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Teacher Common Sense takes on Education "Reform" Nonsense

The past decade we have seen drastic changes affecting our schools, and many of these changes defy what we know as teachers and parents to be in the best interests of our children. We have allowed technocrats to drive our schools with data. It is high time for teachers and parents and students to challenge the reform nonsense that holds sway.

EdReform nonsense:
Poverty is just an excuse. There is no reason students in poor schools should not perform at the highest levels. If they do not, it must be because the teachers have low expectations. The answer is to set arbitrary performance targets, and if the schools fail to meet them, fire the principal and/or staff, close the school down, or replace it with a charter school.

Teacher common sense:

Poverty matters. When our students' families are in financial trouble it makes a big difference in many ways. That does not mean they cannot learn, but it DOES mean we need to give them extra attention and support. Schools with large numbers of poor students need extra resources and smaller class sizes. They should NOT be punished if their test scores do not go up every year.

EdReform nonsense:
Class size does not matter. Recent speeches by Bill Gates and Arne Duncan have suggested larger class sizes are inevitable and are ok because they do not hurt test scores.

Teacher common sense:
Class size matters in many ways. Why is it that in private schools attended by the children of the wealthy, classes have half the number of students compared to those in public schools? Class size affects a teacher's ability to attend to the diversity of learners, and affects the quality of learning taking place. When students have greater needs, the class sizes should lower, not higher.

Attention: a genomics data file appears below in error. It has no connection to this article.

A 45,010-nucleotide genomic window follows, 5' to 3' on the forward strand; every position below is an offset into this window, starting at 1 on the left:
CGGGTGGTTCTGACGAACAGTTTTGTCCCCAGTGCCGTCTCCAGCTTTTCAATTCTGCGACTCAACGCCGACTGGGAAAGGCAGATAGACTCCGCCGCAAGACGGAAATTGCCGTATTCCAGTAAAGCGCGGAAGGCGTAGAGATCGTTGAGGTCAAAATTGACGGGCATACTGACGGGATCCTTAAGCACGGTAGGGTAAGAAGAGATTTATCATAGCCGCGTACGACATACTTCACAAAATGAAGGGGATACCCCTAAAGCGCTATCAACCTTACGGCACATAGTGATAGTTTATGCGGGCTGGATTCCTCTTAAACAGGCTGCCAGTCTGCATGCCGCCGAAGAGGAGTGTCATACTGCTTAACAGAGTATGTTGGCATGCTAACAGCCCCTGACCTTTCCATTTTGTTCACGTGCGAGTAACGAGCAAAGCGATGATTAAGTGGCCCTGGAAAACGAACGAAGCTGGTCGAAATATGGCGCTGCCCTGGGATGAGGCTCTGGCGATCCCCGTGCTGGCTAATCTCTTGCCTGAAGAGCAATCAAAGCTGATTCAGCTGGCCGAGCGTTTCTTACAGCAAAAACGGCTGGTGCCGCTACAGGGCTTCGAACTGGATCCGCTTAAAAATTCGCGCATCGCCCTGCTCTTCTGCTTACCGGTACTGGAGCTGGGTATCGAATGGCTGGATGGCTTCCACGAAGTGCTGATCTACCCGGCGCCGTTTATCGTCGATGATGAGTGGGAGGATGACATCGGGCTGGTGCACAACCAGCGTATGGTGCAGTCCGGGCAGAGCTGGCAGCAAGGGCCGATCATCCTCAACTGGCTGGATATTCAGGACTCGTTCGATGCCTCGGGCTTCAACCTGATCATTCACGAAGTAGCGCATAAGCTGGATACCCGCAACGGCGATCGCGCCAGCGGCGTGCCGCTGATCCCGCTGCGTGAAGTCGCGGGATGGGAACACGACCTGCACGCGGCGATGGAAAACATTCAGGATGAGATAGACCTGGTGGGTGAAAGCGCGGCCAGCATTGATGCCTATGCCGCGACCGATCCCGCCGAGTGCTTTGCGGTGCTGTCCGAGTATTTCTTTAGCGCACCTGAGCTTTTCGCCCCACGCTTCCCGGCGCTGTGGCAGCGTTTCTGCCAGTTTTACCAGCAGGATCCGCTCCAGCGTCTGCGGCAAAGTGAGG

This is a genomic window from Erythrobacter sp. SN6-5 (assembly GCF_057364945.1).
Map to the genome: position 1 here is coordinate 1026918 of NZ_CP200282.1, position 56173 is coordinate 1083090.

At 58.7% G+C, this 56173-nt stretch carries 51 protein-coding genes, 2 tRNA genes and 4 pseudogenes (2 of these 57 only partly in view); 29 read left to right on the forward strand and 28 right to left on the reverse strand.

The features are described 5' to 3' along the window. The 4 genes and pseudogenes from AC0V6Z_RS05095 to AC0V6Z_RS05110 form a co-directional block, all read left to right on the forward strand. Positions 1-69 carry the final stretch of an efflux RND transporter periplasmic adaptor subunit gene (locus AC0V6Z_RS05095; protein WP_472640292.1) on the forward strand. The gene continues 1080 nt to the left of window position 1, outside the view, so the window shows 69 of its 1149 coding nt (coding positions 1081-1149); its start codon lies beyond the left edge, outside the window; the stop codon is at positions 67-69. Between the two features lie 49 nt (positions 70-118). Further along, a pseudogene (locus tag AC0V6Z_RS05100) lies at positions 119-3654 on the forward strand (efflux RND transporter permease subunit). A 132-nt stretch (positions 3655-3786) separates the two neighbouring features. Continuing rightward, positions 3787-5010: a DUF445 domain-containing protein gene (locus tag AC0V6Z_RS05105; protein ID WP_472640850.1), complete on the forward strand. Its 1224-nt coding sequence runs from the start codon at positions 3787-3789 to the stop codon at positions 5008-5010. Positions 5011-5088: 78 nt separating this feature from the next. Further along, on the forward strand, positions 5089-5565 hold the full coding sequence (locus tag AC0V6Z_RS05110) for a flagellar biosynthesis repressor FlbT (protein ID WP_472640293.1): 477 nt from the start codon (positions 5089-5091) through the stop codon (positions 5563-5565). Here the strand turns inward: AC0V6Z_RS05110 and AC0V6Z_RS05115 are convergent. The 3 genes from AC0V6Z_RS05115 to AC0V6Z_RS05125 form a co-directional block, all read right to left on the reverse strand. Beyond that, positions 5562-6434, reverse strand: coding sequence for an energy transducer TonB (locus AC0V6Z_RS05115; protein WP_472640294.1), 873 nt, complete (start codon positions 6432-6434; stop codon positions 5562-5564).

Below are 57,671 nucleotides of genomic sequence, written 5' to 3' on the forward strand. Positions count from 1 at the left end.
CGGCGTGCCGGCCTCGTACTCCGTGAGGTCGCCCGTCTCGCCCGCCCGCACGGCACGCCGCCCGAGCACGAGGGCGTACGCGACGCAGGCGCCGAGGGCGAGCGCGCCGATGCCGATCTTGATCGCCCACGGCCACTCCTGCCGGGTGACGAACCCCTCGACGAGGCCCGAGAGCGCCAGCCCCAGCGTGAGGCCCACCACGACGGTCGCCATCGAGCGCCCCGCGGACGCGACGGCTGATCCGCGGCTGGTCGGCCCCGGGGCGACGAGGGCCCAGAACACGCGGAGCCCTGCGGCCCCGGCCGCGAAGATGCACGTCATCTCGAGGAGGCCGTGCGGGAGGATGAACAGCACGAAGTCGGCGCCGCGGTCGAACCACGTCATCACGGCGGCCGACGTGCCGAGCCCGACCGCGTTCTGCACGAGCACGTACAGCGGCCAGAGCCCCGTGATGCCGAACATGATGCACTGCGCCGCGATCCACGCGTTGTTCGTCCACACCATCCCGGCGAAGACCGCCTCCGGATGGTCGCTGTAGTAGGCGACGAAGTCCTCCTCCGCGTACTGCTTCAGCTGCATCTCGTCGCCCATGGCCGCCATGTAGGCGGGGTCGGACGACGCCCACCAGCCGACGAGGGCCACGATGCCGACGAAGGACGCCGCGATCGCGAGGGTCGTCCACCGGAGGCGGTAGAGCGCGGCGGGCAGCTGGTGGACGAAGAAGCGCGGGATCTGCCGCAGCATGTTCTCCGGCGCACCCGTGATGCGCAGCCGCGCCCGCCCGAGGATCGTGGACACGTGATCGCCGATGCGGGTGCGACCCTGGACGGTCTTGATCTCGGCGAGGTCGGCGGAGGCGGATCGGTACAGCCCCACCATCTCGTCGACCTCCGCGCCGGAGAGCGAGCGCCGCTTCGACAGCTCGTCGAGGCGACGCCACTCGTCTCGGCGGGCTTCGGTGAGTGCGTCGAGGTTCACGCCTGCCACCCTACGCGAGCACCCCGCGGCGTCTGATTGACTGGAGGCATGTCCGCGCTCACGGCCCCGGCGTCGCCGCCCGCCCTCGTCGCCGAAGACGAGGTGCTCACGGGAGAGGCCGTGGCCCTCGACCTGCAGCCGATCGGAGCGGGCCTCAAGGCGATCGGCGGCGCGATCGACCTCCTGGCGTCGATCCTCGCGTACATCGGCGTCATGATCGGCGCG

EdReform nonsense:
Test scores are the way we measure student learning. If we track test scores over several years, this gives us longitudinal data, and that is how we can tell how well teachers are teaching. Since this is what counts, we can maximize the best teaching by paying people more for better test scores, and we can tell which of the schools of education that produce teachers are doing the best job, and punish the schools that produce teachers that are less effective at raising scores.

Teacher common sense:
When we focus all our energy on this one set of measurements, we miss so many other crucial aspects of learning. Tracking scores over time can be helpful, but it is not a magic formula for success. Rewarding high scores and punishing low ones inevitably leads us to narrowing the curriculum to that which is tested. Some of our schools of education have proud traditions of looking critically at our educational system. They should not be forced to focus on test preparation.

EdReform nonsense:
Reform MUST be driven by external measures such as high stakes tests. If the tests are too clumsy, these deficiencies can be erased by making more elaborate tests, administered by computers, at greater frequencies. We must invest billions in new assessment systems tied to the new Common Core Standards. This will correct everything that was wrong with No Child Left Behind.

Teacher common sense: